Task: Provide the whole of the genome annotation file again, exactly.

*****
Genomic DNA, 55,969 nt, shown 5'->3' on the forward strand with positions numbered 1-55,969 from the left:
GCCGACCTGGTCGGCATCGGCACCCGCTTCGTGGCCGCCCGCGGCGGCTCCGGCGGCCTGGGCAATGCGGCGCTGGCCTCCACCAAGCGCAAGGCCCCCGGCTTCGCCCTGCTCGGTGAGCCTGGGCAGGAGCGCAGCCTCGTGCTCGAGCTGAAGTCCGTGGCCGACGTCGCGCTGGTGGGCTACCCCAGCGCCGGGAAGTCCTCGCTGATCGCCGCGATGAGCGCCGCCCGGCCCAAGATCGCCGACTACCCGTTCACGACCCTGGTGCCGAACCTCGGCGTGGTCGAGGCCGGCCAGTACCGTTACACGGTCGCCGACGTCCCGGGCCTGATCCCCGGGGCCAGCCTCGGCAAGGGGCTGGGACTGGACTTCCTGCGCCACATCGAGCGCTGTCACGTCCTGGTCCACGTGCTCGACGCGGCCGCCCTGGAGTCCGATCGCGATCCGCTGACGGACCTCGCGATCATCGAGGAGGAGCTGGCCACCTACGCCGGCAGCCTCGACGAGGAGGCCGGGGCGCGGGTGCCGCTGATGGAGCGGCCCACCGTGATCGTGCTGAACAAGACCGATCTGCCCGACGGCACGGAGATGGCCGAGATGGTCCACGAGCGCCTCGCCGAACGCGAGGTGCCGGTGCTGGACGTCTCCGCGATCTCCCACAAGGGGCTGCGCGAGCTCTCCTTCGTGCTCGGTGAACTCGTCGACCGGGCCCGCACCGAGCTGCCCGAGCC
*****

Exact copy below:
Genomic DNA, 55,969 nt, shown 5'->3' on the forward strand with positions numbered 1-55,969 from the left:
GCCGACCTGGTCGGCATCGGCACCCGCTTCGTGGCCGCCCGCGGCGGCTCCGGCGGCCTGGGCAATGCGGCGCTGGCCTCCACCAAGCGCAAGGCCCCCGGCTTCGCCCTGCTCGGTGAGCCTGGGCAGGAGCGCAGCCTCGTGCTCGAGCTGAAGTCCGTGGCCGACGTCGCGCTGGTGGGCTACCCCAGCGCCGGGAAGTCCTCGCTGATCGCCGCGATGAGCGCCGCCCGGCCCAAGATCGCCGACTACCCGTTCACGACCCTGGTGCCGAACCTCGGCGTGGTCGAGGCCGGCCAGTACCGTTACACGGTCGCCGACGTCCCGGGCCTGATCCCCGGGGCCAGCCTCGGCAAGGGGCTGGGACTGGACTTCCTGCGCCACATCGAGCGCTGTCACGTCCTGGTCCACGTGCTCGACGCGGCCGCCCTGGAGTCCGATCGCGATCCGCTGACGGACCTCGCGATCATCGAGGAGGAGCTGGCCACCTACGCCGGCAGCCTCGACGAGGAGGCCGGGGCGCGGGTGCCGCTGATGGAGCGGCCCACCGTGATCGTGCTGAACAAGACCGATCTGCCCGACGGCACGGAGATGGCCGAGATGGTCCACGAGCGCCTCGCCGAACGCGAGGTGCCGGTGCTGGACGTCTCCGCGATCTCCCACAAGGGGCTGCGCGAGCTCTCCTTCGTGCTCGGTGAACTCGTCGACCGGGCCCGCACCGAGCTGCCCGAGCC